In the past, Russia has backed out on promises to fund such projects in Central Asia. At the end of 2004, Russian aluminum company RUSAL expressed interest in finishing construction of Tajikistan's Rogun hydropower plant, which the Soviets had begun in 1976 but never completed. RUSAL pulled out of the project, ostensibly over disagreements regarding the design of the dam and how much electricity should be allocated for residential versus industrial use. The actual reason for the withdrawal, however, was that Russia did not want to seriously provoke Uzbekistan by building a hydropower plant of such size.
Since then, however, the project has been revived. Projected to become the world's tallest dam if it is built to Tajikistan's specifications, Rogun is currently undergoing its second feasibility study, funded by the World Bank. The Tajik government raised less than $200 million for the project by forcing citizens to buy shares in it. But the rest of the $2 billion needed to build the project will likely have to come from foreign investment. Whether the funding for either dam comes from Russia will likely depend on how far the Kremlin feels it can push Uzbekistan rather than how interested it is in being a stakeholder in these two hydroelectric power plants.
While neither project will likely be completed in the near future, Uzbekistan, Turkmenistan and Kazakhstan have all expressed their concerns about how these new hydropower dams could affect them. These countries are worried that if the dams are built, Kyrgyzstan and Tajikistan will hoard water in reservoirs during the summer months (when the downriver agricultural regions need it most) so the upriver countries can release it in the winter to generate hydroelectric power.
If the Rogun dam were to be built, it could affect the Vakhsh River's water flow — but this impact would likely not be felt for years. Some estimates indicate it could take more than a decade to fill Rogun's reservoir, during which time the river would probably only experience an estimated 1-2 percent reduction in its water flow, with less water lost the slower it is filled. Once the reservoir is filled, however, downriver countries could expect a worst-case scenario (where the dam is generating full electricity) of an estimated 18 percent reduction in water flow during the summer months and an estimated 54 percent increase in water flow in the winter, which could cause flooding downriver depending on how Tajikistan decides to control the timing of water release.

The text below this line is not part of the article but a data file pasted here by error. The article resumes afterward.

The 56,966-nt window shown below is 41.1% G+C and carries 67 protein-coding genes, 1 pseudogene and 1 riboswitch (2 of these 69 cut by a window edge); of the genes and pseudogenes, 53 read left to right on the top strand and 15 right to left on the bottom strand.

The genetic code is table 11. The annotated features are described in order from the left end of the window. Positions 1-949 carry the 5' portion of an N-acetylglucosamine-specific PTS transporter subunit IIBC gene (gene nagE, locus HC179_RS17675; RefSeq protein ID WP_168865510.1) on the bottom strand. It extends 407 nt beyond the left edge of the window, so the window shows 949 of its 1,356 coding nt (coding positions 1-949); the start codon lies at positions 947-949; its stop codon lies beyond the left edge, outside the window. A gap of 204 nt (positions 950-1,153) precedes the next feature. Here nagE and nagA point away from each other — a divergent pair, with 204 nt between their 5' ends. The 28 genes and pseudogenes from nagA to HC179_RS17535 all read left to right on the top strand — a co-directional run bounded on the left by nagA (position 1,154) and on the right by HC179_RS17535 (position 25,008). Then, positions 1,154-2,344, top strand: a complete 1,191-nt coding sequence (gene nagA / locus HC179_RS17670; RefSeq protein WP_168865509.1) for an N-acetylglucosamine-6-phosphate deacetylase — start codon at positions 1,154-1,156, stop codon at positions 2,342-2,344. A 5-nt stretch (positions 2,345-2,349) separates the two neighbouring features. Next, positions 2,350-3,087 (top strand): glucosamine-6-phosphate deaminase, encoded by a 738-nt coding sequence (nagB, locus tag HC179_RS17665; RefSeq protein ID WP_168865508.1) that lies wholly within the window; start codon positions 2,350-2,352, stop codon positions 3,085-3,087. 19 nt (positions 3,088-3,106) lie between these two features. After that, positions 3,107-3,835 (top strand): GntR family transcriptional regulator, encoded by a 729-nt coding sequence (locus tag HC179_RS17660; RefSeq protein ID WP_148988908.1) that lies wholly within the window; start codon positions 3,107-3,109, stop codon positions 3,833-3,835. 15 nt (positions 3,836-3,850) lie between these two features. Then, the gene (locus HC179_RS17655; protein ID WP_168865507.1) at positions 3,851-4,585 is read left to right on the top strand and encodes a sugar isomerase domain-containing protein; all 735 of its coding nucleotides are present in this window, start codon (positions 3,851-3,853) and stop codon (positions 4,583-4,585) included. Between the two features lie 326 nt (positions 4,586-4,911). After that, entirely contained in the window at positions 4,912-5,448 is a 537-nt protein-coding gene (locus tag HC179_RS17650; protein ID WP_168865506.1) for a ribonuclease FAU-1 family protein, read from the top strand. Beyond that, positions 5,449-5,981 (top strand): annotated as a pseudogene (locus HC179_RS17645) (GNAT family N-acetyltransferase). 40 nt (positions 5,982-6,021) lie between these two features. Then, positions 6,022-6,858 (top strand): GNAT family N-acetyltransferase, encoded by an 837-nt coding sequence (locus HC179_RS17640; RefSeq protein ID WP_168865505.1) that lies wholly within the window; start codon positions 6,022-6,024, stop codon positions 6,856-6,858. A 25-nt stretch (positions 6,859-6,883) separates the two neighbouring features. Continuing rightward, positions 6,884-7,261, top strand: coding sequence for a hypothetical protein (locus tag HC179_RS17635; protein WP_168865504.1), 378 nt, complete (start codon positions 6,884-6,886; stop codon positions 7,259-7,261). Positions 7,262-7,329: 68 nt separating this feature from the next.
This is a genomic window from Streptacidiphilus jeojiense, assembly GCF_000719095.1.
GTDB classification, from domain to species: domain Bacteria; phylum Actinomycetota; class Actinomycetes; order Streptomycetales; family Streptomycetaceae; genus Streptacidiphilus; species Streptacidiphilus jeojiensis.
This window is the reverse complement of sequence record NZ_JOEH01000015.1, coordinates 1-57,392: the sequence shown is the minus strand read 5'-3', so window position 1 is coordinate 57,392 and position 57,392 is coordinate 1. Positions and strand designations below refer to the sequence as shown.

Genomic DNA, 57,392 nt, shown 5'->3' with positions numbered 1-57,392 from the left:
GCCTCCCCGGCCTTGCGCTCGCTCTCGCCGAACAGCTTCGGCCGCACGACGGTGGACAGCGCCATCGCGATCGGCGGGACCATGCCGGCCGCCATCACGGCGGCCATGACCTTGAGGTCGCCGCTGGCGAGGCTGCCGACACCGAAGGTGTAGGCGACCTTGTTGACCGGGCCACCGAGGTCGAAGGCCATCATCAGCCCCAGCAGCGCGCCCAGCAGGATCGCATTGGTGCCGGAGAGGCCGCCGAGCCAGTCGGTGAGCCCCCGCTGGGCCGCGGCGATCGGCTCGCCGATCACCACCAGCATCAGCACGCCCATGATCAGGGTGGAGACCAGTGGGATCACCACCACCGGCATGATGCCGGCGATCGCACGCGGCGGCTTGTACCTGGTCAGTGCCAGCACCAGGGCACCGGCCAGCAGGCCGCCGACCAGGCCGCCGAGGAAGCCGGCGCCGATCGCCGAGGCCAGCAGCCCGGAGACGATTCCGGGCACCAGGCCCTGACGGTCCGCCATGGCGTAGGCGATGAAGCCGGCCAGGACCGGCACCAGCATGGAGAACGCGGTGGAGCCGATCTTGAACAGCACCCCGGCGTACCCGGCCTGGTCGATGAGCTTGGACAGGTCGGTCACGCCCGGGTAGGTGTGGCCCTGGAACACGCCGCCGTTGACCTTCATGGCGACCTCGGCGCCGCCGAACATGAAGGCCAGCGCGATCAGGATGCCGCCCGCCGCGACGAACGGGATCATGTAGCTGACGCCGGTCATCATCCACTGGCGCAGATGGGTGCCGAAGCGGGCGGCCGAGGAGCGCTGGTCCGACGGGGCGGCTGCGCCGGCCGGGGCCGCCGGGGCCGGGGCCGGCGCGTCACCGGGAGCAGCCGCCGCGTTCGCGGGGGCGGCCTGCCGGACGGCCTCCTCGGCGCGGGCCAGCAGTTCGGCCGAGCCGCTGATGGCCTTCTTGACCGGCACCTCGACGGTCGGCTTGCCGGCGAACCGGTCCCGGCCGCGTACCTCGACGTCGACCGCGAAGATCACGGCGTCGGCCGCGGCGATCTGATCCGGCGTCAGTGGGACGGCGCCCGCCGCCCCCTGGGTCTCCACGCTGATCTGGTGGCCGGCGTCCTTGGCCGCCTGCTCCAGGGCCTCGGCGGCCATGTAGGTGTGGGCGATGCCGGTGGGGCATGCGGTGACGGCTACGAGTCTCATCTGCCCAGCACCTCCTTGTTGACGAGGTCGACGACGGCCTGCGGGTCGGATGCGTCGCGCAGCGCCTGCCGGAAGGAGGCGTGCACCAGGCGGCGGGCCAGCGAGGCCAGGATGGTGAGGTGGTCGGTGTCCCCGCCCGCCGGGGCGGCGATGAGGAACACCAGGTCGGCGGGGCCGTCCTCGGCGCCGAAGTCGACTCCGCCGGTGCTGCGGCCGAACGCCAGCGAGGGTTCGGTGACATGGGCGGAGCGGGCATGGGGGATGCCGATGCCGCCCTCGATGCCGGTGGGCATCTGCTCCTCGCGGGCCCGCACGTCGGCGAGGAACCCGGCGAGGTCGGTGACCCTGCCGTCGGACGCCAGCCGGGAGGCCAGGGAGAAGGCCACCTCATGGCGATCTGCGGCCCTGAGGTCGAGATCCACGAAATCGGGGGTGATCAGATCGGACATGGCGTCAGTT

While dam-related variations in water flow are unlikely to become an issue in the near future, since the completion of these projects is many years off, the three downstream countries have already expressed their hostility to the projects. If the two hydroelectric power plants come closer to fruition, economic and political tensions between the upriver and downriver countries would almost certainly escalate. Uzbekistan in particular is capable of cutting off natural gas exports to Kyrgyzstan and Tajikistan. Military confrontations, while unlikely, could not be ruled out since a dramatic decline in water supplies could force the downriver countries to respond as a matter of national security. This could risk inviting retaliation from larger powers like Russia, which has extensive economic and security interests in Central Asia and wants to prevent any of the countries there, particularly Uzbekistan, from emerging as a regional hegemon.
The likelihood that Kambarata-1 or Rogun will be built is contingent on each project acquiring the foreign financing that Kyrgyzstan and Tajikistan are seeking. If either project receives the necessary funding, Bishkek and Dushanbe are still years away from developing a substantial hydropower industry. Still, tensions in the region over water supplies will likely continue to escalate, especially if downriver countries perceive a serious and imminent threat to their water supplies.